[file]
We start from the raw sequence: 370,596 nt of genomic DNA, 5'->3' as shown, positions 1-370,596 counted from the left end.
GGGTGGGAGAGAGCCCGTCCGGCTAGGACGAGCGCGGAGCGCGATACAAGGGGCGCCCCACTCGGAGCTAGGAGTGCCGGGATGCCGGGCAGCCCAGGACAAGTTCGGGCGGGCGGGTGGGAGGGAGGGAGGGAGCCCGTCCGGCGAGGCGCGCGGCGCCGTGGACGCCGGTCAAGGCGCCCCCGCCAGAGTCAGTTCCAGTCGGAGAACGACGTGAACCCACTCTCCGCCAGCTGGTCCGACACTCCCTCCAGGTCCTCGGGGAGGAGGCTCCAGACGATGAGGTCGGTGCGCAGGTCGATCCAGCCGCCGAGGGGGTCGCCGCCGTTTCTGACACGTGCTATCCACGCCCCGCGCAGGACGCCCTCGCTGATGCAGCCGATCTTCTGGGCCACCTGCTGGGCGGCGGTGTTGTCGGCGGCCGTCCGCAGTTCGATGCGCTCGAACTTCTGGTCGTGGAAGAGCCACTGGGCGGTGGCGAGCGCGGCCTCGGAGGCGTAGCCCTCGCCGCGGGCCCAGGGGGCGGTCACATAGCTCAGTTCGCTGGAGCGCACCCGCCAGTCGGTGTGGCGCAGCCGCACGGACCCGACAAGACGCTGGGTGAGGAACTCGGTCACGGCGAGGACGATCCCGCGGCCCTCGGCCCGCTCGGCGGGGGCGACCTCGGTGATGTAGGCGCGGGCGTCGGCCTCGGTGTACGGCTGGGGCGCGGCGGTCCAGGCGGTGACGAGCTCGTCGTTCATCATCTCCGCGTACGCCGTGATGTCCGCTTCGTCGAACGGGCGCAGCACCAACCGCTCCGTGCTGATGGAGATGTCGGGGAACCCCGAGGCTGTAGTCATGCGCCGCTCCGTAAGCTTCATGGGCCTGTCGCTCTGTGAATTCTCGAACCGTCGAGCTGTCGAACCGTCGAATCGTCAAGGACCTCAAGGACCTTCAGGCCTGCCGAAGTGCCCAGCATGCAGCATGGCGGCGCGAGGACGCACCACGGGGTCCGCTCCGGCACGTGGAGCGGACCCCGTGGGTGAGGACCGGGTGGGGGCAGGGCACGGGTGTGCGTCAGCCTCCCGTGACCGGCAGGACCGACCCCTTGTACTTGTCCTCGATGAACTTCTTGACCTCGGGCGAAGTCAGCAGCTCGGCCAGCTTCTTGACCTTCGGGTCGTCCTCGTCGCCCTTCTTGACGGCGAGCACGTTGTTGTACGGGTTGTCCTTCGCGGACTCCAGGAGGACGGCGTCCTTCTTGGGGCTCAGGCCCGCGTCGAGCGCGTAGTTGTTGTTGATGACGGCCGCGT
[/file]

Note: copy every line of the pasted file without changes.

We start from the raw sequence: 370,596 nt of genomic DNA, 5'->3' as shown, positions 1-370,596 counted from the left end.
GGGTGGGAGAGAGCCCGTCCGGCTAGGACGAGCGCGGAGCGCGATACAAGGGGCGCCCCACTCGGAGCTAGGAGTGCCGGGATGCCGGGCAGCCCAGGACAAGTTCGGGCGGGCGGGTGGGAGGGAGGGAGGGAGCCCGTCCGGCGAGGCGCGCGGCGCCGTGGACGCCGGTCAAGGCGCCCCCGCCAGAGTCAGTTCCAGTCGGAGAACGACGTGAACCCACTCTCCGCCAGCTGGTCCGACACTCCCTCCAGGTCCTCGGGGAGGAGGCTCCAGACGATGAGGTCGGTGCGCAGGTCGATCCAGCCGCCGAGGGGGTCGCCGCCGTTTCTGACACGTGCTATCCACGCCCCGCGCAGGACGCCCTCGCTGATGCAGCCGATCTTCTGGGCCACCTGCTGGGCGGCGGTGTTGTCGGCGGCCGTCCGCAGTTCGATGCGCTCGAACTTCTGGTCGTGGAAGAGCCACTGGGCGGTGGCGAGCGCGGCCTCGGAGGCGTAGCCCTCGCCGCGGGCCCAGGGGGCGGTCACATAGCTCAGTTCGCTGGAGCGCACCCGCCAGTCGGTGTGGCGCAGCCGCACGGACCCGACAAGACGCTGGGTGAGGAACTCGGTCACGGCGAGGACGATCCCGCGGCCCTCGGCCCGCTCGGCGGGGGCGACCTCGGTGATGTAGGCGCGGGCGTCGGCCTCGGTGTACGGCTGGGGCGCGGCGGTCCAGGCGGTGACGAGCTCGTCGTTCATCATCTCCGCGTACGCCGTGATGTCCGCTTCGTCGAACGGGCGCAGCACCAACCGCTCCGTGCTGATGGAGATGTCGGGGAACCCCGAGGCTGTAGTCATGCGCCGCTCCGTAAGCTTCATGGGCCTGTCGCTCTGTGAATTCTCGAACCGTCGAGCTGTCGAACCGTCGAATCGTCAAGGACCTCAAGGACCTTCAGGCCTGCCGAAGTGCCCAGCATGCAGCATGGCGGCGCGAGGACGCACCACGGGGTCCGCTCCGGCACGTGGAGCGGACCCCGTGGGTGAGGACCGGGTGGGGGCAGGGCACGGGTGTGCGTCAGCCTCCCGTGACCGGCAGGACCGACCCCTTGTACTTGTCCTCGATGAACTTCTTGACCTCGGGCGAAGTCAGCAGCTCGGCCAGCTTCTTGACCTTCGGGTCGTCCTCGTCGCCCTTCTTGACGGCGAGCACGTTGTTGTACGGGTTGTCCTTCGCGGACTCCAGGAGGACGGCGTCCTTCTTGGGGCTCAGGCCCGCGTCGAGCGCGTAGTTGTTGTTGATGACGGCCGCGT